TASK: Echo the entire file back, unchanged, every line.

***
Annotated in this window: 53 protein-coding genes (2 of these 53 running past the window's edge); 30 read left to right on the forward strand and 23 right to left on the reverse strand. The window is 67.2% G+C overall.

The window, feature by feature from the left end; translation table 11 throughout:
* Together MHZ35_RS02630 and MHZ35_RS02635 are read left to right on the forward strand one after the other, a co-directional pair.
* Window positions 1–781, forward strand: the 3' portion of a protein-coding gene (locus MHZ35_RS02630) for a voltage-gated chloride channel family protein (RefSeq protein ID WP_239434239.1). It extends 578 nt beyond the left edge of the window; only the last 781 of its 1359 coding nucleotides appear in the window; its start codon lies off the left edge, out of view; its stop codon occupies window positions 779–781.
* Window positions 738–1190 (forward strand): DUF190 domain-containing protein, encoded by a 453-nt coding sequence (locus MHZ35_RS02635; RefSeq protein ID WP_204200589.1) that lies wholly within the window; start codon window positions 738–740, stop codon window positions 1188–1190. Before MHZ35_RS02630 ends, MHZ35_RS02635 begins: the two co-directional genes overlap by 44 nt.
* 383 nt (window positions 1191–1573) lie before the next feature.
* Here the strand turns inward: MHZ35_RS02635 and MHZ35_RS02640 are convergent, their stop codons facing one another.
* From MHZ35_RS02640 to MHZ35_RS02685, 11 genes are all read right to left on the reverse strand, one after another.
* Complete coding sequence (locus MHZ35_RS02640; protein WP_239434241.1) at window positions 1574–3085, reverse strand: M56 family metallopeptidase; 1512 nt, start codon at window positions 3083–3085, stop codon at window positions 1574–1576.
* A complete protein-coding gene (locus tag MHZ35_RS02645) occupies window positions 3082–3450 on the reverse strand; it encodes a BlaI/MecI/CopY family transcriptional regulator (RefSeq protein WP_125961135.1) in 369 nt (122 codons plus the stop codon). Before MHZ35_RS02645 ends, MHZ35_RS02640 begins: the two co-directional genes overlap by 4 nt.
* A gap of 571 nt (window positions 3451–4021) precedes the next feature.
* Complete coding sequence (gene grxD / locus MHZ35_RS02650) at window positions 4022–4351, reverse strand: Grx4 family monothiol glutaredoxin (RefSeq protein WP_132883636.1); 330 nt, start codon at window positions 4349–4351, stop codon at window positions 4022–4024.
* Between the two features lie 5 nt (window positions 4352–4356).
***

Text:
Annotated in this window: 53 protein-coding genes (2 of these 53 running past the window's edge); 30 read left to right on the forward strand and 23 right to left on the reverse strand. The window is 67.2% G+C overall.

The window, feature by feature from the left end; translation table 11 throughout:
* Together MHZ35_RS02630 and MHZ35_RS02635 are read left to right on the forward strand one after the other, a co-directional pair.
* Window positions 1–781, forward strand: the 3' portion of a protein-coding gene (locus MHZ35_RS02630) for a voltage-gated chloride channel family protein (RefSeq protein ID WP_239434239.1). It extends 578 nt beyond the left edge of the window; only the last 781 of its 1359 coding nucleotides appear in the window; its start codon lies off the left edge, out of view; its stop codon occupies window positions 779–781.
* Window positions 738–1190 (forward strand): DUF190 domain-containing protein, encoded by a 453-nt coding sequence (locus MHZ35_RS02635; RefSeq protein ID WP_204200589.1) that lies wholly within the window; start codon window positions 738–740, stop codon window positions 1188–1190. Before MHZ35_RS02630 ends, MHZ35_RS02635 begins: the two co-directional genes overlap by 44 nt.
* 383 nt (window positions 1191–1573) lie before the next feature.
* Here the strand turns inward: MHZ35_RS02635 and MHZ35_RS02640 are convergent, their stop codons facing one another.
* From MHZ35_RS02640 to MHZ35_RS02685, 11 genes are all read right to left on the reverse strand, one after another.
* Complete coding sequence (locus MHZ35_RS02640; protein WP_239434241.1) at window positions 1574–3085, reverse strand: M56 family metallopeptidase; 1512 nt, start codon at window positions 3083–3085, stop codon at window positions 1574–1576.
* A complete protein-coding gene (locus tag MHZ35_RS02645) occupies window positions 3082–3450 on the reverse strand; it encodes a BlaI/MecI/CopY family transcriptional regulator (RefSeq protein WP_125961135.1) in 369 nt (122 codons plus the stop codon). Before MHZ35_RS02645 ends, MHZ35_RS02640 begins: the two co-directional genes overlap by 4 nt.
* A gap of 571 nt (window positions 3451–4021) precedes the next feature.
* Complete coding sequence (gene grxD / locus MHZ35_RS02650) at window positions 4022–4351, reverse strand: Grx4 family monothiol glutaredoxin (RefSeq protein WP_132883636.1); 330 nt, start codon at window positions 4349–4351, stop codon at window positions 4022–4024.
* Between the two features lie 5 nt (window positions 4352–4356).